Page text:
I was coming to that.

First, the raised beach.    

It's exposed in just one locality, in the cliffs near the car park.  We can see it in a very messy exposure, in a sandy deposit dominated by well-rounded pebbles generally less than 10 cm in diameter.  There are many erratic pebbles.  The layer is only about 20 cm thick, and it is not cemented.  It rests on a rough rock platform just out of the reach of storm waves, but it appears to rest on a brecciated layer of red marl fragments, and for this reason I think it is in a secondary position and that the in situ raised beach is hidden behind the exposure face.  Above the raised beach we see about 1m of redddish sandy and gravelly brecciated slope material.

The raised beach at Sandy Haven.  Note the high concentration of rounded pebbles -- probably displaced from their original positions.  The beach rests on a broken surface of red marls. 

Next, the Devensian till.  

This is exposed in several places, mostly around 100m - 80m to the west of the steps. Grid ref SM 859072. There is one large mass of till exposed in a small embayment.  It's at least 4m thick, with a reddish colour and a sandy matrix.  It's packed with rounded, faceted and broken stones and cobbles of all sizes and many rock types -- including some igneous boulders almost 1m in diameter.  This is not a deposit dredged up by overriding ice from an old sea bed -- this is a "land facies" of the Irish Sea till, with its characteristics determined by the nature of the land surface of the south shore of St Bride's Bay.  The ice responsible for this till has travelled for the last 6 km of its journey from the NW across the S Pembs coastal platform.  It is thus very similar in composition to the till studied at Ogof Golchfa on the south shore of the St Davids Peninsula.

The till exposures are very varied and discontinuous.  The base is not seen in the main exposure, but in one locality 1m of till incorporating many slope breccia fragments is seen resting directly on bedrock. The till grades up into about 2m of red flaky gravels, with colluvium and soil above.  In the main exposure the till is overlain by a layer of fine red colluvium about 30 cm thick, with about 1m of stony slope breccia above that.  

Two exposures of the red stony till at Sandy Haven.   Igneous rocks are included in the erratic assemblage, and there are some large igneous boulders on the beach below.

Stony till with abundant local fragments of slope breccia, with a layer of sandy and silty colluvium above, and a layer of slope breccia (upper head) above that.

A small exposure of stony gravels that may be associated with meltwater activity alongside melting ice.


This is not the easiest site to interpret, and there is nowhere that we can cite as showing a full stratigraphic sequence.  However, piecing it all together it looks like this:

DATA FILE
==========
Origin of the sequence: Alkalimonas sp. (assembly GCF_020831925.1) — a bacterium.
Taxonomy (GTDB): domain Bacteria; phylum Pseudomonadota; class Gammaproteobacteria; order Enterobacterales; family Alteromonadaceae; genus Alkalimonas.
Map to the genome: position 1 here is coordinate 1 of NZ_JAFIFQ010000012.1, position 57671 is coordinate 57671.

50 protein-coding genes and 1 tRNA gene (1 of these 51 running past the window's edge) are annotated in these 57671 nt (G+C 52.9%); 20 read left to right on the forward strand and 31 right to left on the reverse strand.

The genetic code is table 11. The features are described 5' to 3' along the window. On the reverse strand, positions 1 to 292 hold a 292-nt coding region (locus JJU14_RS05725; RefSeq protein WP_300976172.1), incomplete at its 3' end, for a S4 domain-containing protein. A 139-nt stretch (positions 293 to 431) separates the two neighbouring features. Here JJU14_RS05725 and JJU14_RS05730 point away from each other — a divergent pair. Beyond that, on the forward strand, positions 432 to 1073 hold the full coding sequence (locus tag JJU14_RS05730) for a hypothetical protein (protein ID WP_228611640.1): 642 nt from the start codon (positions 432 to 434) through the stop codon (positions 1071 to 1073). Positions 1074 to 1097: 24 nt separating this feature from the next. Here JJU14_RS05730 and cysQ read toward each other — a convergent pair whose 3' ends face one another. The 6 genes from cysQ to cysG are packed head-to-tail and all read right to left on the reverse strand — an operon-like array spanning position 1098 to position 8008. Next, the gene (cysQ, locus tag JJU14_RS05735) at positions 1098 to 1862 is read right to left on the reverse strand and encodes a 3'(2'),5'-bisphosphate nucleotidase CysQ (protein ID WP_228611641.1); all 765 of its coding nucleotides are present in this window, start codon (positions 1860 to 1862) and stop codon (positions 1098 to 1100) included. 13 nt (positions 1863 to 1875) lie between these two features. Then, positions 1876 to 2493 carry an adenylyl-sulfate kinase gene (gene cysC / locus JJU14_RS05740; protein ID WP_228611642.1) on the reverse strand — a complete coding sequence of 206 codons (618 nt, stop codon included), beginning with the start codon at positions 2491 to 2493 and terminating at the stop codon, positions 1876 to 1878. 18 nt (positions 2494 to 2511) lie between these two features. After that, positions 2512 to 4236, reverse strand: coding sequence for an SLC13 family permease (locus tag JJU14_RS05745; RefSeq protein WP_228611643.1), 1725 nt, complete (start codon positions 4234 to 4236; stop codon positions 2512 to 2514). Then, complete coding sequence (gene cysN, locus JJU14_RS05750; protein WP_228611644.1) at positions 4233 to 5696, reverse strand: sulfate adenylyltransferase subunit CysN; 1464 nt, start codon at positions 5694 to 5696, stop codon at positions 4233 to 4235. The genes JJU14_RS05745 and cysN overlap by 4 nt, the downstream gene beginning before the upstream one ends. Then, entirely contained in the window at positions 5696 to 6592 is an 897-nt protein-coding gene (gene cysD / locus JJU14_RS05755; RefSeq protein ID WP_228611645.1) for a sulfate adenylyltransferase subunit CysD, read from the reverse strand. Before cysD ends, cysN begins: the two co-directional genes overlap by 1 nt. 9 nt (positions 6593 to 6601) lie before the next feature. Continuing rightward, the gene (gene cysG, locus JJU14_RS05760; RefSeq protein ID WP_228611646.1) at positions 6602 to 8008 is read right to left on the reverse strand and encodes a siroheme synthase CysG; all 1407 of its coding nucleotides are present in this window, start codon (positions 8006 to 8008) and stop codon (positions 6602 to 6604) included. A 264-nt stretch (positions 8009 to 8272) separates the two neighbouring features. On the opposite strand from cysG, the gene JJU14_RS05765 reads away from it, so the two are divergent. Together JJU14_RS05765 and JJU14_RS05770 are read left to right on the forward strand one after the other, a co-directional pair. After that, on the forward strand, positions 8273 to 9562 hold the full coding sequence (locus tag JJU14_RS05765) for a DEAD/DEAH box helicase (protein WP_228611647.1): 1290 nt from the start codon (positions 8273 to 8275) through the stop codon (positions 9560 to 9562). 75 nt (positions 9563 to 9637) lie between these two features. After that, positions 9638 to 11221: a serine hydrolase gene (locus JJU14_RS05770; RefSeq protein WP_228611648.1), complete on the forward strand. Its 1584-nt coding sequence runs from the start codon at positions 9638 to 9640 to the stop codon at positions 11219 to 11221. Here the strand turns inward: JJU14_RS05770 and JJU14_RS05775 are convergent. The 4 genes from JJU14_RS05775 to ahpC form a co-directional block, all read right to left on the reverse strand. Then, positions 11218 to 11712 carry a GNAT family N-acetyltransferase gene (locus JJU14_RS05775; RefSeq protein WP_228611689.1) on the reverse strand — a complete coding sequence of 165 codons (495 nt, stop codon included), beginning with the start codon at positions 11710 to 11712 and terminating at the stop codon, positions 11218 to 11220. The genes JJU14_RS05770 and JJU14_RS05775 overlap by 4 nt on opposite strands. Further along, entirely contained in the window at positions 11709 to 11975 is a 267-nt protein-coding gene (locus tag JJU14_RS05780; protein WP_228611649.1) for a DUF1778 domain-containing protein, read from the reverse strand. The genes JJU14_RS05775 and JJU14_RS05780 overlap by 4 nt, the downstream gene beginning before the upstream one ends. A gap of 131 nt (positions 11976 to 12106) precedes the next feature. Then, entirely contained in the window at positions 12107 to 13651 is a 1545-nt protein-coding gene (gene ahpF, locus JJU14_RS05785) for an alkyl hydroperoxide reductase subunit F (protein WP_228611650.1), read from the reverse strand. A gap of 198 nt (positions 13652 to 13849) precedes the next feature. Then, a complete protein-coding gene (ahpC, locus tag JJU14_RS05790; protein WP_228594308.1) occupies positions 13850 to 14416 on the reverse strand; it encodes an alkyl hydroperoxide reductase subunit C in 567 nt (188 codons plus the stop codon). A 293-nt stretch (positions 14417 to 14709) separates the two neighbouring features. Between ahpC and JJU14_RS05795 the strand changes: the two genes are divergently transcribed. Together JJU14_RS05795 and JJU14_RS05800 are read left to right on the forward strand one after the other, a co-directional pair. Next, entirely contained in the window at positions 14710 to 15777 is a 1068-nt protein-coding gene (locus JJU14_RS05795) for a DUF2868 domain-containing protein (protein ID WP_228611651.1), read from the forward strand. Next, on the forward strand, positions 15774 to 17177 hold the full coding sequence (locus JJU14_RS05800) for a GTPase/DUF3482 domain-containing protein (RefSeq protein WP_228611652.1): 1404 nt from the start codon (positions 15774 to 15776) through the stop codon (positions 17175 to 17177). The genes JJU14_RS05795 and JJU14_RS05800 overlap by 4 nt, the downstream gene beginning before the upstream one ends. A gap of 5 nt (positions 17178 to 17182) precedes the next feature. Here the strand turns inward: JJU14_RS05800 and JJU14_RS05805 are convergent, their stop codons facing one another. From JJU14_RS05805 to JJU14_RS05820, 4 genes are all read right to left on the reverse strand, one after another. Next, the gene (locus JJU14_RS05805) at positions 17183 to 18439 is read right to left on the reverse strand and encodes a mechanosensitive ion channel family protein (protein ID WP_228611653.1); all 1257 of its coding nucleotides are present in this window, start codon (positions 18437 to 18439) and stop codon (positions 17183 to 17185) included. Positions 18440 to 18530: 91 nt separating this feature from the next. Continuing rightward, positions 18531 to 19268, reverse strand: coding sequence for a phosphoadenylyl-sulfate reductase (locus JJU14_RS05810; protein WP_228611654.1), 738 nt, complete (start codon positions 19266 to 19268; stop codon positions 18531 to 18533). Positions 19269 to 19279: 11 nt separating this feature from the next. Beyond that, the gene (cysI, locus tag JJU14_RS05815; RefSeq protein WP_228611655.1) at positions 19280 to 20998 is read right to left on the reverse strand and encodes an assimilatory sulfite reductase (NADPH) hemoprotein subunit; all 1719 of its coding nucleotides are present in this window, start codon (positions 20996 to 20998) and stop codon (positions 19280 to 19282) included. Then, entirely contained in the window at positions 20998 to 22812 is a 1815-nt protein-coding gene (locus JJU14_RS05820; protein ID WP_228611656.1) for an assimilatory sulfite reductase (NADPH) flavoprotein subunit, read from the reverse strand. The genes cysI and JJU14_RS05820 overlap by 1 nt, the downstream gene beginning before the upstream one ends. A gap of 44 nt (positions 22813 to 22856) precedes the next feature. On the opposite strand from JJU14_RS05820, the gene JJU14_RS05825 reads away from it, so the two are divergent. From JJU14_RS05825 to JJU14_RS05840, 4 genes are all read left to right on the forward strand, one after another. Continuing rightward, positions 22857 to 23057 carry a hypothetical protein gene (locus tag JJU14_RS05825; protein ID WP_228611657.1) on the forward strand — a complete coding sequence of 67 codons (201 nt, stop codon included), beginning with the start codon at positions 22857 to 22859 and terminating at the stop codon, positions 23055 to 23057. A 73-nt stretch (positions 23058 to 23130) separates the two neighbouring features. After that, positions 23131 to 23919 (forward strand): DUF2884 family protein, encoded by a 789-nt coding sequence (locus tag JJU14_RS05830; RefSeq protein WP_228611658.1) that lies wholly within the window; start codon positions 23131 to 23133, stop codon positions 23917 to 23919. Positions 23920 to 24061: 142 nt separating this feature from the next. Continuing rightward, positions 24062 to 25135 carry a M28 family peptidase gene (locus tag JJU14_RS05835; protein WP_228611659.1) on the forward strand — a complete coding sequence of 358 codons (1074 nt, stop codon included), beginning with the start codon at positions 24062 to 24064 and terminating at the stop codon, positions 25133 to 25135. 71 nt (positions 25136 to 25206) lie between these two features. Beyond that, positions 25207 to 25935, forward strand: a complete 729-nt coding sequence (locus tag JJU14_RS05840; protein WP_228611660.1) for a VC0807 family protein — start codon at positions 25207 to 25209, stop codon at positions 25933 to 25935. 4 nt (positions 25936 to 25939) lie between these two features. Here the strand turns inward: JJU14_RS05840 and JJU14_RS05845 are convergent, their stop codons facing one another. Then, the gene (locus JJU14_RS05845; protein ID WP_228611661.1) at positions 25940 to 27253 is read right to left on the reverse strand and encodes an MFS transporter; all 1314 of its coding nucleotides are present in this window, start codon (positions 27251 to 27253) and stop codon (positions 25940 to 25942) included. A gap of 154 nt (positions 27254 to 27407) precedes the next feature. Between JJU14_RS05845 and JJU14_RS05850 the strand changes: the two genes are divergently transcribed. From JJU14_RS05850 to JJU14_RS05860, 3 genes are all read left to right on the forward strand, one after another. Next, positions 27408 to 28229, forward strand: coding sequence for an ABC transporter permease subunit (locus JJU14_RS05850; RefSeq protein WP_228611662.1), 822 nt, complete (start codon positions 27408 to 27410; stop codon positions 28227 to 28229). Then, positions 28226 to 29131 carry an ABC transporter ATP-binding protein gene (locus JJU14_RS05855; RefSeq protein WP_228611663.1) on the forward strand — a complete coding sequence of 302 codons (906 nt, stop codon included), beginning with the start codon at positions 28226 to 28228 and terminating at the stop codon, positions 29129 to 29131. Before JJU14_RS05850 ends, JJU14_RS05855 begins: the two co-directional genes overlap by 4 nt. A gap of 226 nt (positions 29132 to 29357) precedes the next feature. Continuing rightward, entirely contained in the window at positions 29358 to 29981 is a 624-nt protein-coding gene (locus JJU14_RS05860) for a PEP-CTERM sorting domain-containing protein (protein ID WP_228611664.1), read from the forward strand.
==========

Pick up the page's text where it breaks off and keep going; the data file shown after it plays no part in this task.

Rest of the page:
6.  Modern soil
5.  Fine-grained colluvium (aeolian? slope wash?) up to 1m thick
4.  Thin slope breccia generally c 1m thick, incorporating glacial debris
3.  Sandy gravelly till up to 4m thick, incorporating much slope breccia
2.  Slope breccia and colluvial deposits -- many different facies
1.  Raised beach cobbles -- c 20 cms thick (disturbed?)

The precise placing of the till in this sequence is difficult to establish.  Maybe all we should say is that there was a prolonged cold / periglacial episode in which many slope breccias and gravelly deposits were accumulated on an old and complex cliffline, with glacier ice affecting the area for a limited time and incorporating slope breccia, soil and other materials as it flowed over the landscape, probably from the NW.  Glacial deposits were thin and discontinuous.  There may have been somewhat catastrophic ice wastage, with much debris flowage and mixing of deposits.  The till is in any case more like a meltout till than a lodgement till.  Meltwater seems to have played only a minor role in the redistribution of glacial and periglacial materials.  


1.  There is no doubt that the raised beach (Ipswichian?) does extend inside the mouth of Milford Haven, although it was probably thin since this is not a high-energy storm wave environment.  Its altitude is not much above present HWM.

2. There is no doubt that this bay was affected by glacier ice which probably flowed across an old land surface, from the NW.  This was probably at the time of the LGM, around 26,000 years ago.

3. The fact that there are erratics in the raised beach suggests at least one earlier glacial episode.

4. The glacial deposits at Sandy Haven appear to be stratigraphically related to those at West Angle, Westdale, Marloes and other sites.

This is the stretch of cliffs examined during my recent visit.  On this old map the location of the caravan site, camping field and car parks have been added.  The crucial exposures are to the west of 
the access steps.  There is a good path from the picnic area and car park to the top of the steps.  This is a part of the Pembrokeshire Coast Path.